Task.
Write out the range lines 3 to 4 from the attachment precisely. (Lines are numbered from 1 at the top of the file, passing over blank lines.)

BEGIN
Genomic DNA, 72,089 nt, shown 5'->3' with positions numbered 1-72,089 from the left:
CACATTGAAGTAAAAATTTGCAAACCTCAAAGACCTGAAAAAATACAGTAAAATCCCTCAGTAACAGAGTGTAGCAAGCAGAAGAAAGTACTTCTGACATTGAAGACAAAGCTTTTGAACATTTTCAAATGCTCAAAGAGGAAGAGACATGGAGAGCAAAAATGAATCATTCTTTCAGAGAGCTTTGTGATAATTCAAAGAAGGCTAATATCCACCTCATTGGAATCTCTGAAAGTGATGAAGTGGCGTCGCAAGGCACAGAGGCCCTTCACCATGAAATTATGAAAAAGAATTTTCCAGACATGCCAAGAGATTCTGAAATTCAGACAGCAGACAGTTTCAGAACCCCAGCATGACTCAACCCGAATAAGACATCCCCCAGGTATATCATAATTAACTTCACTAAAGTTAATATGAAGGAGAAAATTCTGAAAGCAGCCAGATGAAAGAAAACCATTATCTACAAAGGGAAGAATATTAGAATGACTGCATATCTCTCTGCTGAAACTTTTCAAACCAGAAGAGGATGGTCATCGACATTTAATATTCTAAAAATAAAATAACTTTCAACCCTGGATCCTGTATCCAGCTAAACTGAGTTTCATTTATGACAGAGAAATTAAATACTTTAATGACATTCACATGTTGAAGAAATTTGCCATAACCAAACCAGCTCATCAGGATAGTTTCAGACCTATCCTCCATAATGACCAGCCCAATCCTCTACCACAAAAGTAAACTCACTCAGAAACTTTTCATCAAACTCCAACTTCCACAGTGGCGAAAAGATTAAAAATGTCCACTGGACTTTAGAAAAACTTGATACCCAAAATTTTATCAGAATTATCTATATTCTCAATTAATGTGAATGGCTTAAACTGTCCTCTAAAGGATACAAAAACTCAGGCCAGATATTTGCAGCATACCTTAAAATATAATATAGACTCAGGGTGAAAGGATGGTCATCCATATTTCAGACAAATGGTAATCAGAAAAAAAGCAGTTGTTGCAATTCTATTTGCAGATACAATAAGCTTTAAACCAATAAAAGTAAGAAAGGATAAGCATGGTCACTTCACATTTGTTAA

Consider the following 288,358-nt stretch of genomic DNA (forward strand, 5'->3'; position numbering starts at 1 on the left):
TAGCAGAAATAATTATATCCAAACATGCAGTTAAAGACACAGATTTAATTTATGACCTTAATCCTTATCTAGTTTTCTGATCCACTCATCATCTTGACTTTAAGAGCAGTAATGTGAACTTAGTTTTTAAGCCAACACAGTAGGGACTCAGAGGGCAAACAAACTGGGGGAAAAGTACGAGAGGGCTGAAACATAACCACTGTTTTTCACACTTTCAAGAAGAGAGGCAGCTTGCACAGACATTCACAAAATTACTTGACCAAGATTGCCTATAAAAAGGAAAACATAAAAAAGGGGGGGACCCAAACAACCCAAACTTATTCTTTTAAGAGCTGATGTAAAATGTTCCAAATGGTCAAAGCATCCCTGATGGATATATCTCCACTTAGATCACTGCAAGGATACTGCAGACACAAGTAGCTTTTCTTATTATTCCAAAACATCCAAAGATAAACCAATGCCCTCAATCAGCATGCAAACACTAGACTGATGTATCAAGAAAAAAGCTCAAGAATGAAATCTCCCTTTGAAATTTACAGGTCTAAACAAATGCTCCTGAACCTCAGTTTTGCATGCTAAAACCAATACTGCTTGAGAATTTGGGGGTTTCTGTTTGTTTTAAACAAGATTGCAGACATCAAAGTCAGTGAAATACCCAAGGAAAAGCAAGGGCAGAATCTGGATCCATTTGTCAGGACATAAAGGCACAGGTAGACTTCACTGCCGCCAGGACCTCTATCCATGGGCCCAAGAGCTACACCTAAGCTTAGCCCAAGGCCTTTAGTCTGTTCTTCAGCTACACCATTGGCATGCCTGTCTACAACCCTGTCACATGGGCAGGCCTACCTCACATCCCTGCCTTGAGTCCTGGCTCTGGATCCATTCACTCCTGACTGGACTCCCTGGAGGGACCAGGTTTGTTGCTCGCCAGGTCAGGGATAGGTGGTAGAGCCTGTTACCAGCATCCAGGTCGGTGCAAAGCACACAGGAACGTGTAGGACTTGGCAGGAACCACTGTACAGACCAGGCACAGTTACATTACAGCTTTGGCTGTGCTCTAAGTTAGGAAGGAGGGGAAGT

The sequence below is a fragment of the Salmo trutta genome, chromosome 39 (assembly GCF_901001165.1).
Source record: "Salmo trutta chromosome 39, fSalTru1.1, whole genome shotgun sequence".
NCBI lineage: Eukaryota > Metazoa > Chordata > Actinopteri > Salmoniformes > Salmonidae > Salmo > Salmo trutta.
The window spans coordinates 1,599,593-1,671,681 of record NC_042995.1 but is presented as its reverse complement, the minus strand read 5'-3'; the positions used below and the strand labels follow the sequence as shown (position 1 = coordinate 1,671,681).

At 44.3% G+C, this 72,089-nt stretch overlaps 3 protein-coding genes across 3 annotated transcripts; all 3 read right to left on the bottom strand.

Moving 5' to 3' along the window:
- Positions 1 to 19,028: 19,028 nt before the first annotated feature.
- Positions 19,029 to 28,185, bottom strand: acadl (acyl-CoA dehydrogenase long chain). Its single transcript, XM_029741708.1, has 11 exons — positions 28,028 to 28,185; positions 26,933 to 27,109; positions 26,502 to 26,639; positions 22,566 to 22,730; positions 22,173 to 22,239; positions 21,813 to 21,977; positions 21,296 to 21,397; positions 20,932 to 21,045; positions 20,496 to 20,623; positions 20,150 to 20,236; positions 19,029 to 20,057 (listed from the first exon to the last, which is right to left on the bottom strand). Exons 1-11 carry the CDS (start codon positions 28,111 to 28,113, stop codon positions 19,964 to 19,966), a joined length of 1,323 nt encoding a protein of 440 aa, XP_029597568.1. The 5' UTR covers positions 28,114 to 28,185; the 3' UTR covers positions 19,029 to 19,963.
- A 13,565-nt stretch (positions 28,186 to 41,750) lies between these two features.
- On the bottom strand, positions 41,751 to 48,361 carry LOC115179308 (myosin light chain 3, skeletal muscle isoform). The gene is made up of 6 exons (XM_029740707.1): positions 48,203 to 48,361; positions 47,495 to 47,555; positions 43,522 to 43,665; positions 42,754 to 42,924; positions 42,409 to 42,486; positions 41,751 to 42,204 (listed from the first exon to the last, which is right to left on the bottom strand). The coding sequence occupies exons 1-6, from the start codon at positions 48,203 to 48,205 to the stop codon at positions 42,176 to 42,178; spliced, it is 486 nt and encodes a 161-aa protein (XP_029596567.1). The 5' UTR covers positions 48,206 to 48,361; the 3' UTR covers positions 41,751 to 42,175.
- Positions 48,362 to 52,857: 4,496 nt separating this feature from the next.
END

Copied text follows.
Consider the following 288,358-nt stretch of genomic DNA (forward strand, 5'->3'; position numbering starts at 1 on the left):
TAGCAGAAATAATTATATCCAAACATGCAGTTAAAGACACAGATTTAATTTATGACCTTAATCCTTATCTAGTTTTCTGATCCACTCATCATCTTGACTTTAAGAGCAGTAATGTGAACTTAGTTTTTAAGCCAACACAGTAGGGACTCAGAGGGCAAACAAACTGGGGGAAAAGTACGAGAGGGCTGAAACATAACCACTGTTTTTCACACTTTCAAGAAGAGAGGCAGCTTGCACAGACATTCACAAAATTACTTGACCAAGATTGCCTATAAAAAGGAAAACATAAAAAAGGGGGGGACCCAAACAACCCAAACTTATTCTTTTAAGAGCTGATGTAAAATGTTCCAAATGGTCAAAGCATCCCTGATGGATATATCTCCACTTAGATCACTGCAAGGATACTGCAGACACAAGTAGCTTTTCTTATTATTCCAAAACATCCAAAGATAAACCAATGCCCTCAATCAGCATGCAAACACTAGACTGATGTATCAAGAAAAAAGCTCAAGAATGAAATCTCCCTTTGAAATTTACAGGTCTAAACAAATGCTCCTGAACCTCAGTTTTGCATGCTAAAACCAATACTGCTTGAGAATTTGGGGGTTTCTGTTTGTTTTAAACAAGATTGCAGACATCAAAGTCAGTGAAATACCCAAGGAAAAGCAAGGGCAGAATCTGGATCCATTTGTCAGGACATAAAGGCACAGGTAGACTTCACTGCCGCCAGGACCTCTATCCATGGGCCCAAGAGCTACACCTAAGCTTAGCCCAAGGCCTTTAGTCTGTTCTTCAGCTACACCATTGGCATGCCTGTCTACAACCCTGTCACATGGGCAGGCCTACCTCACATCCCTGCCTTGAGTCCTGGCTCTGGATCCATTCACTCCTGACTGGACTCCCTGGAGGGACCAGGTTTGTTGCTCGCCAGGTCAGGGATAGGTGGTAGAGCCTGTTACCAGCATCCAGGTCGGTGCAAAGCACACAGGAACGTGTAGGACTTGGCAGGAACCACTGTACAGACCAGGCACAGTTACATTACAGCTTTGGCTGTGCTCTAAGTTAGGAAGGAGGGGAAGT